HomeRoast Digest


Topic: OT: Re: Welcoming Myself Back (55 lines)
1) From: Sandy Andina
As a native Brooklynite living in Chicago (for the past 30 yrs), I can  
tell you that you're talking apples & bunny rabbits here. You might as  
well be comparing sukiyaki and Mongolian beef (which might actually be  
more similar to each other).  Chicago deep-dish pizza (as exemplified  
by Lou Malnati's) is a completely different dish from classic NYC  
Neapolitan-style pizza:  baked in a round, straight-sided pan (sorta  
like a layer cake pan) it has a thicker, breadier crust with a crunchy  
vertical rim that is not at all puffy; it is usually made with crushed  
canned plum tomatoes rather than sauce, and must be eaten with a knife  
and fork. A variation is stuffed pizza--with a second top crust  
crowned by more tomatoes and mozzarella cheese. It often has fillings  
such as spinach and various meats.  It's even delivered differently-- 
in corrugated boxes. One slice of a larger pie is often an entire meal.
  NYC pizza has a thinner crust with a puffy rim, is made with a  
marinara-type sauce, and is cut into eight wedges that are eaten by  
hand, usually folded vertically (dripping tomato-tinged olive oil onto  
your shirt and burning the roof of your mouth).  Favorite  
accompaniments are grated Parmesan, garlic powder, oregano and crushed  
red pepper flakes.
Chicago deep-dish pizza, usually served as an entree, is definitely a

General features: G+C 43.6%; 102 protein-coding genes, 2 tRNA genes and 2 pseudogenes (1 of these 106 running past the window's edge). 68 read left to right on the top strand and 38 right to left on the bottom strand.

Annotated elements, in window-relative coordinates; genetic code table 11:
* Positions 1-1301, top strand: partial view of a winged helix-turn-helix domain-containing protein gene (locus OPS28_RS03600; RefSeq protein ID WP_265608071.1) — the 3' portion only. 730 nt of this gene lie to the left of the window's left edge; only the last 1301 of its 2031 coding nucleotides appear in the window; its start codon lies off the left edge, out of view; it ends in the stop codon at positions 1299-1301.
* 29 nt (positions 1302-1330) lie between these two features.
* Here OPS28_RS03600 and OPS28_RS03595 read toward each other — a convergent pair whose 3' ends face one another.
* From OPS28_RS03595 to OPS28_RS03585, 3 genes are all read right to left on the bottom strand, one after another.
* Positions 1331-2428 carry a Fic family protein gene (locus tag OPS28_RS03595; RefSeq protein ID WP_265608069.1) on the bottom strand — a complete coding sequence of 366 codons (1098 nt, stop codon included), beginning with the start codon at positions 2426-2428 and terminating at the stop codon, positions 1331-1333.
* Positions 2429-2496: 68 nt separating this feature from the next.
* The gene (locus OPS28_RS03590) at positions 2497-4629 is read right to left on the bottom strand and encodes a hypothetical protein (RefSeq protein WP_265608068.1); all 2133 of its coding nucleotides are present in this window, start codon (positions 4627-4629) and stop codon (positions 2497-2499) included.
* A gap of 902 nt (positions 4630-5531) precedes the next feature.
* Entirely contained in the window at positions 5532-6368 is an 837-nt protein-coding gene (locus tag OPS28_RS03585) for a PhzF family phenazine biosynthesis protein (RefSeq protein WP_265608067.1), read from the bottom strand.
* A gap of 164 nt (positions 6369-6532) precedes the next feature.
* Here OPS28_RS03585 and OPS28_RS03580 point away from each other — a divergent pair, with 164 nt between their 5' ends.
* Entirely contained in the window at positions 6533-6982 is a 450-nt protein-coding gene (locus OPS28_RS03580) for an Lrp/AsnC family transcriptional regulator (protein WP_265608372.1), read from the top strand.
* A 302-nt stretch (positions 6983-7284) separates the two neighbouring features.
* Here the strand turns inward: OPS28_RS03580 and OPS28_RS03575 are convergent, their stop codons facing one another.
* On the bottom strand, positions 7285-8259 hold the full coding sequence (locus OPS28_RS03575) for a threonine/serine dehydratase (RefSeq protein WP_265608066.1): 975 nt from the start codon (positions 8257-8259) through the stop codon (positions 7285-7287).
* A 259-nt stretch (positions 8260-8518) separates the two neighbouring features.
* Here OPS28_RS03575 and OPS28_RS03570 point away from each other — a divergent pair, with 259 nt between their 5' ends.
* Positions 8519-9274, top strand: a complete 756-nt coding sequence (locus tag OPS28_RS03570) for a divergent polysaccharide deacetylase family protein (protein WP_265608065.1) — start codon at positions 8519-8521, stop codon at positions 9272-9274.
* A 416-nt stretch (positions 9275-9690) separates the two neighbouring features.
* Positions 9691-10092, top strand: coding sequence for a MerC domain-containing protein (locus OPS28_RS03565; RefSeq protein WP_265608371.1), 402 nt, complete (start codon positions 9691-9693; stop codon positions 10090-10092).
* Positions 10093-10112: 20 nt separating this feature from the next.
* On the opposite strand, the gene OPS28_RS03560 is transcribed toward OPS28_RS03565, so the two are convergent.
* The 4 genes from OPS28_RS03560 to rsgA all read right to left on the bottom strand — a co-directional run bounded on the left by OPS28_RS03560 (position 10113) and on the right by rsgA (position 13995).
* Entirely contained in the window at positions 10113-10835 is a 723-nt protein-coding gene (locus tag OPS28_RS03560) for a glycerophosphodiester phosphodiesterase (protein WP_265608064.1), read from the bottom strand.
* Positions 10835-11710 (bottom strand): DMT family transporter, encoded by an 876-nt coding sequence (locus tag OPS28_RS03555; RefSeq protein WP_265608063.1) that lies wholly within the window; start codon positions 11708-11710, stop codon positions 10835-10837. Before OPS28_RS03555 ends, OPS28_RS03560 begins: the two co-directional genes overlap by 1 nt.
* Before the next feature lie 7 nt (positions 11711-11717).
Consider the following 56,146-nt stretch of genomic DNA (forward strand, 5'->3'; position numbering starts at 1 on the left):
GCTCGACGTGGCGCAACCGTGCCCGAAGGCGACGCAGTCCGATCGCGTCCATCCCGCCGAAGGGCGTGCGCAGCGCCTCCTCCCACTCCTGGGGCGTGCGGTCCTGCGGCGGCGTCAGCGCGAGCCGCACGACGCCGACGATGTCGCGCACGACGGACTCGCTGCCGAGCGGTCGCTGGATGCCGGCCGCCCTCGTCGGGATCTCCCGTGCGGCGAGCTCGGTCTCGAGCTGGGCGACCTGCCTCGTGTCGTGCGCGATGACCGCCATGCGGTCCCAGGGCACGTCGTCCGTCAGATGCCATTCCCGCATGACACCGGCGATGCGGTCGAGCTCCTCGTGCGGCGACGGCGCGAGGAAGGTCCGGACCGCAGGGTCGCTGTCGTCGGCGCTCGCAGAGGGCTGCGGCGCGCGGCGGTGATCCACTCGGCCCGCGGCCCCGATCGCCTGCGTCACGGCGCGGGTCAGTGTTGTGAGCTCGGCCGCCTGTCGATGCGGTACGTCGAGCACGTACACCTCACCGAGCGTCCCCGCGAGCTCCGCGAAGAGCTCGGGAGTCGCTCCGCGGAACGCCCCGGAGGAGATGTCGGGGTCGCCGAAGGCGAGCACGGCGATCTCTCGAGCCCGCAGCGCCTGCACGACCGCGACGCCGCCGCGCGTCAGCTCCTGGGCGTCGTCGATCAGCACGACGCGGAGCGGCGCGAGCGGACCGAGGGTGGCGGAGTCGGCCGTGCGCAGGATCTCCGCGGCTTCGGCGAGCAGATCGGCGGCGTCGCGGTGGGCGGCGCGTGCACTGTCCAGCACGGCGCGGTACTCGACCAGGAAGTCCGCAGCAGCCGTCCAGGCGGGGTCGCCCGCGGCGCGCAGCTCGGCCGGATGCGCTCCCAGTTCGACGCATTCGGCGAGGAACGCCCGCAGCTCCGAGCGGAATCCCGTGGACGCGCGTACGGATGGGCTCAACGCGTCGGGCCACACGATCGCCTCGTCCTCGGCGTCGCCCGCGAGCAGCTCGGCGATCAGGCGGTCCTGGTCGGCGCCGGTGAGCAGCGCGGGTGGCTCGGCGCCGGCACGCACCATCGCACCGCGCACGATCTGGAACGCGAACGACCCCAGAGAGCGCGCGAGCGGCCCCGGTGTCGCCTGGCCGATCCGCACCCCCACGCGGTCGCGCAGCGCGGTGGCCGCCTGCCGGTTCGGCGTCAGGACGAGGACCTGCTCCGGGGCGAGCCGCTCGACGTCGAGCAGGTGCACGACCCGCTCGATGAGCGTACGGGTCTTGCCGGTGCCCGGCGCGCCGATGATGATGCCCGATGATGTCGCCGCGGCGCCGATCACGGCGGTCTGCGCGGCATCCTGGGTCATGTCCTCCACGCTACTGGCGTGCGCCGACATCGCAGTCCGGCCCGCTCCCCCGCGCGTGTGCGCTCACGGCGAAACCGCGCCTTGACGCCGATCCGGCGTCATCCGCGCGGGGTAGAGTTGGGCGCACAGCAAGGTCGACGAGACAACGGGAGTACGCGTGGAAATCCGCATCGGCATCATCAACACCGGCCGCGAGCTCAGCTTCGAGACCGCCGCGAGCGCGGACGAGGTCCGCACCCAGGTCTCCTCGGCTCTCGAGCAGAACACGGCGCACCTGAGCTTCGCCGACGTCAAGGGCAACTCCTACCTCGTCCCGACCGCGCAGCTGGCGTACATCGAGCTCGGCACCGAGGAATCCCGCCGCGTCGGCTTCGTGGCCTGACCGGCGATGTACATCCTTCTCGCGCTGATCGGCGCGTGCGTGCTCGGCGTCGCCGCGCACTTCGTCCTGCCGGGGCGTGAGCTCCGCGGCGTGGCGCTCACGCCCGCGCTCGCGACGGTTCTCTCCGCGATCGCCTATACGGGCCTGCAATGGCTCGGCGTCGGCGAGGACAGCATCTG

North Side phenomenon--South Siders swear by thin crust, which usually  
has a thinner crust than NYC-style, not much of a rim, and is  
customarily hacked up into little squares instead of wedge-shaped  
slices (the better to serve as party snack food, the worse to try and  
figure out calorie and carb counts).  Chicago pizzas are usually not  
dusted with any of those NYC accoutrements. The mozzarella in both  
cities' typical pizza is the dried, aged type sold in most  
supermarkets' dairy cases nationwide.  I love both cities' pizzas  
equally (well, not South Side thin crust).
All of those are met with disdain in Italy, where the pizza is usually  
individual-sized and "alla Margherita:"  fresh tomatoes, fresh  
mozzarella (which is sold, covered by water, in containers and is  
traditionally made from water-buffalo milk) and whole basil leaves,  
with a very thin crust and irregular puffy (but not doughy) rim. No  
oregano, garlic, sausage, anchovies (well, maybe deep into Naples and  
parts south). And it is considered gauche to eat it with one's hands.   
("Sicilian" pizza--as sold in NYC with thick spongy crust, tomatoes,  
slightly less cheese, and cut into squares--is unknown in Sicily.   
Chicago has a variant, with MUCH less or no cheese, based on focaccia,  
called "pizza bread" or "tomato bread").
Sandy Andina
www.myspace.com/sandyandina
On May 21, 2008, at 5:58 PM, Dean De Crisce wrote:
<Snip>
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